Ever hear of the expression "follow your gut feeling?" As it turns out, scientists have found a way to literally follow what your gut is feeling.
With obesity is an increasing problem, the simple thing to do is to watch what we eat and reduce it. But that may be easier said than done.
Because of this, a group of scientists from the Imperial College London and GlaxoSmithKline worked together to control our cravings.
Waljit Dhilio, from the Imperial College, said that as lunchtime approaches, our brains get excited in anticipation of the meal. After eating, the same foods that seemed so tempting to us at the beginning because of hunger lose their sway.
This made the scientists study two gut hormones - peptide YY and glucagon-like peptide 1 - that play key roles in the feeling of being full, both of which are released into the body after we eat.
Based on their study, people who were given one or both of the hormones were found to have reduced food intake and appetite.
To find out what those hormones do to the brain, Dhilio's team of scientists, along with GlaxoSmithKline, measured the brain activity of healthy people who were given the hormones while fasting. They then compared the brain activity of those who were given hormones when full from eating a meal.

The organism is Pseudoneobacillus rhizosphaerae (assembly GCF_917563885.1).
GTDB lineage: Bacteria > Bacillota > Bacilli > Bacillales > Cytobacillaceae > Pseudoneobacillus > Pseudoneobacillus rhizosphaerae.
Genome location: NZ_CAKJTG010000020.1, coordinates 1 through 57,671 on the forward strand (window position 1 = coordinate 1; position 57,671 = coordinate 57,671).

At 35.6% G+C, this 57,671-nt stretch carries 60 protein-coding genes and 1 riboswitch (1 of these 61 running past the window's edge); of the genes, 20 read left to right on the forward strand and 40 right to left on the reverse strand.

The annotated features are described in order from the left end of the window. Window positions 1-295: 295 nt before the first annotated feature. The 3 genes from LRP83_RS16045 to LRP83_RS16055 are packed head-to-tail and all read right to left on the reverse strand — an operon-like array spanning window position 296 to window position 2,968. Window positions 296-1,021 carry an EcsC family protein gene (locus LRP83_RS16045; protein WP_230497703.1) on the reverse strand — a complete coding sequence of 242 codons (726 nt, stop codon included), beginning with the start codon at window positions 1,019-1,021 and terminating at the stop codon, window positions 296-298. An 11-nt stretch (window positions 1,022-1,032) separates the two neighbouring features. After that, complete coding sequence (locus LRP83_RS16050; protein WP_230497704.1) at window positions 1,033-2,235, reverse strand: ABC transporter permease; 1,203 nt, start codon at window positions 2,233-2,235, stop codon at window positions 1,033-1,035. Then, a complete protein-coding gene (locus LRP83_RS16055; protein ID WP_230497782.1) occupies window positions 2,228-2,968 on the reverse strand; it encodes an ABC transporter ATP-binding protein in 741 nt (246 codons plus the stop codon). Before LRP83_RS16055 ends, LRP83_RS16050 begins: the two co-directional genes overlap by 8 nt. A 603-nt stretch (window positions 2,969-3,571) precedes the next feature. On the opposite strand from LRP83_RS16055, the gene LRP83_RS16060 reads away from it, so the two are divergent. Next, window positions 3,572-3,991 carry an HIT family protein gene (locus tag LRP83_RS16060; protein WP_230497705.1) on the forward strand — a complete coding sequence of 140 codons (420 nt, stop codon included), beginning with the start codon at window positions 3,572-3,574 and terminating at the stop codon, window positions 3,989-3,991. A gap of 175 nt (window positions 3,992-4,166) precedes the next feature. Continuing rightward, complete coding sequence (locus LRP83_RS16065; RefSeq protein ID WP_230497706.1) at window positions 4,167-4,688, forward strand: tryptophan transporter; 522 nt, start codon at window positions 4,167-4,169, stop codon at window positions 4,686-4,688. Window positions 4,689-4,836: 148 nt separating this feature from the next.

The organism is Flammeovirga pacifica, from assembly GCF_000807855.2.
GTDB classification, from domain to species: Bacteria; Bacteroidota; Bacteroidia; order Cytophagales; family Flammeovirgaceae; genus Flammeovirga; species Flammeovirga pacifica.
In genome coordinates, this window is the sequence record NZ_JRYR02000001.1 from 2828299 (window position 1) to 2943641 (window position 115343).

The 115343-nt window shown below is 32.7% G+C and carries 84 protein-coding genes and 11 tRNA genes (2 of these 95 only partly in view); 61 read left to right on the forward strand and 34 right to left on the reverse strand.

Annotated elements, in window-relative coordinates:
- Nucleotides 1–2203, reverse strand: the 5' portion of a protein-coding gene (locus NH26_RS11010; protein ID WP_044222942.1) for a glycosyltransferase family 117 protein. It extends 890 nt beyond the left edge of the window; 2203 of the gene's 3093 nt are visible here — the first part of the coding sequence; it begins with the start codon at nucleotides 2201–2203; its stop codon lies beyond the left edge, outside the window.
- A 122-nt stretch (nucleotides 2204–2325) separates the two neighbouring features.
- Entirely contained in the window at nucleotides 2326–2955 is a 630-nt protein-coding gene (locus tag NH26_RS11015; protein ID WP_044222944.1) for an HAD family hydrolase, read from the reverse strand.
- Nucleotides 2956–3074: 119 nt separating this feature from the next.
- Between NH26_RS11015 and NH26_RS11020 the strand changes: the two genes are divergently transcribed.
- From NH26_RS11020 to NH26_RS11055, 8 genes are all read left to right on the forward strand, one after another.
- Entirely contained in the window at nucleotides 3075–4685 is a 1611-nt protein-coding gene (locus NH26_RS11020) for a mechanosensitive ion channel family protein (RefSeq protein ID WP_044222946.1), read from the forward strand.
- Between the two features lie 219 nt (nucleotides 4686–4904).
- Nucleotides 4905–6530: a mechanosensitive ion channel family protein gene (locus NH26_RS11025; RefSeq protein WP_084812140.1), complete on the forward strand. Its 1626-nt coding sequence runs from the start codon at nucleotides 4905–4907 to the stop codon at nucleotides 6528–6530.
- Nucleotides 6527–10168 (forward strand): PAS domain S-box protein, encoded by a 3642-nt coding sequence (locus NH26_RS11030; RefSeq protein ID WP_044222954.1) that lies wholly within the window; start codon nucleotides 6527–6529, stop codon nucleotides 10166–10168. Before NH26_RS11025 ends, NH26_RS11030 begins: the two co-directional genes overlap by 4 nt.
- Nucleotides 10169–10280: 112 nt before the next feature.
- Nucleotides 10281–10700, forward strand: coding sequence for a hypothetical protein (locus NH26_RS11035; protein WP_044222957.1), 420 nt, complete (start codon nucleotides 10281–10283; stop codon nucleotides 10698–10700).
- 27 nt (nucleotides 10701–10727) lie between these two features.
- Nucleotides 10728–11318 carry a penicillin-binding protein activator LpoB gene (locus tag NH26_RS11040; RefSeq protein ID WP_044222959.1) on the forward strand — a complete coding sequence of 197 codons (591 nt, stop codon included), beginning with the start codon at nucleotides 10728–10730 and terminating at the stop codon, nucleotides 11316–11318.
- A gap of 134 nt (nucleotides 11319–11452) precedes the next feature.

"Participants had eaten no breakfast, but the pattern of their brain activity looked as if they had," said Dhilio.
"Their brain was tricked and they subsequently ate less of a buffet meal."
Dhilio explained that after a meal, people's brains responded less to images of food in regions related to food reward, and they ate less. The same thing happened to the brains and behaviors of the hungry people who were given the two hormones.
Through these findings, they concluded that the two hormones can reduce appetite. Scientists hope that it can lead to a useful treatment for obesity in the future.